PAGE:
The European Space Agency's Planck satellite, which was dedicated to studying the early Universe and its subsequent evolution, was launched on 14 May 2009. It scanned the microwave and submillimetre sky continuously between 12 August 2009 and 23 October 2013, producing deep, high-resolution, all-sky maps in nine frequency bands from 30 to 857 GHz. This paper presents the cosmological legacy of Planck, which currently provides our strongest constraints on the parameters of the standard cosmological model and some of the tightest limits available on deviations from that model. The 6-parameter ΛCDM model continues to provide an excellent fit to the cosmic microwave background data at high and low redshift, describing the cosmological information in over a billion map pixels with just six parameters. With 18 peaks in the temperature and polarization angular power spectra constrained well, Planck measures five of the six parameters to better than 1% (simultaneously), with the best-determined parameter (θ∗) now known to 0.03%. We describe the multi-component sky as seen by Planck, the success of the ΛCDM model, and the connection to lower-redshift probes of structure formation. We also give a comprehensive summary of the major changes introduced in this 2018 release. The Planck data, alone and in combination with other probes, provide stringent constraints on our models of the early Universe and the large-scale structure within which all astrophysical objects form and evolve. We discuss some lessons learned from the Planck mission, and highlight areas ripe for further experimental advances.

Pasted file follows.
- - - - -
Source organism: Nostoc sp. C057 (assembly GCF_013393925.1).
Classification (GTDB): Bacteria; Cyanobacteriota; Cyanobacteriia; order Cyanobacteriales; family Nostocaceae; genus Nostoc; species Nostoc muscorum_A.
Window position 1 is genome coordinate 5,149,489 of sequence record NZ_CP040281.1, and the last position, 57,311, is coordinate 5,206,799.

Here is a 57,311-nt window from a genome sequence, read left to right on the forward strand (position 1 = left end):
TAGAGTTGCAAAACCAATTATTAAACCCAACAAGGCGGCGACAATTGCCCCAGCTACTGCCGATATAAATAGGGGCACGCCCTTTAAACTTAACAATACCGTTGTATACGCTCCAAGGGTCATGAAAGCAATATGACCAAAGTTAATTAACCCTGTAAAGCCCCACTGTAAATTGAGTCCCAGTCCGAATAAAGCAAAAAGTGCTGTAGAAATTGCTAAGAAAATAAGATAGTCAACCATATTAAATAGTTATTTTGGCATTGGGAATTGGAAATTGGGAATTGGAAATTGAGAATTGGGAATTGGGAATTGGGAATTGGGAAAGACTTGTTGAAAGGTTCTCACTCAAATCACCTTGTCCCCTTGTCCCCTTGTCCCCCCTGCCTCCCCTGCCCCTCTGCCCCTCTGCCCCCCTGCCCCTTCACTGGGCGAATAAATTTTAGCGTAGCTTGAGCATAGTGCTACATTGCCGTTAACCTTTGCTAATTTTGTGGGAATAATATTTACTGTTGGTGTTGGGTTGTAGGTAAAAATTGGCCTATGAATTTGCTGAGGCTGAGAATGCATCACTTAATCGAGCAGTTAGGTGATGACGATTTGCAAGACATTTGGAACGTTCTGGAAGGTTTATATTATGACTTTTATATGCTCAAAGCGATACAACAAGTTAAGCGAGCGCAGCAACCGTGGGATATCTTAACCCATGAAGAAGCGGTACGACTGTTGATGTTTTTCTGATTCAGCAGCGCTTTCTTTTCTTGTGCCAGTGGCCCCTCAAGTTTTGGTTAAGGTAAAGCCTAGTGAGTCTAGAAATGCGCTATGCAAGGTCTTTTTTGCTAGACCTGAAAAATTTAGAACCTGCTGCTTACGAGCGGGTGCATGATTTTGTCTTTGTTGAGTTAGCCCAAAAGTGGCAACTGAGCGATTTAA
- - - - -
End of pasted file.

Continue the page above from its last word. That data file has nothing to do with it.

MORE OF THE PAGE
|Journal||Astronomy and Astrophysics|
|Publication status||Published - 1 Sept 2020|
Bibliographical noteFunding Information:
Acknowledgements. The development of Planck has been supported by: ESA; CNES and CNRS/INSU-IN2P3-INP (France); ASI, CNR, and INAF (Italy); NASA and DoE (USA); STFC and UKSA (UK); CSIC, MICINN, JA, and RES (Spain); Tekes, AoF, and CSC (Finland); DLR and MPG (Germany); CSA (Canada); DTU Space (Denmark); SER/SSO (Switzerland); RCN (Norway); SFI (Ireland); FCT/MCTES (Portugal); and PRACE (EU). A description of the Planck Collaboration and a list of its members, including the technical or scientific activities in which they have been involved, can be found at http:// www.cosmos.esa.int/web/planck/planck-collaboration. In addition, we thank Solène Chabanier and Nathalie Palanque-Delabrouille for computing the Ly α forest constraints we have used in Fig. 19 and Inigo Zubeldia for preparing Fig. 32.
© ESO 2020.
- Cosmic background radiation
- Cosmology: observations
- Cosmology: theory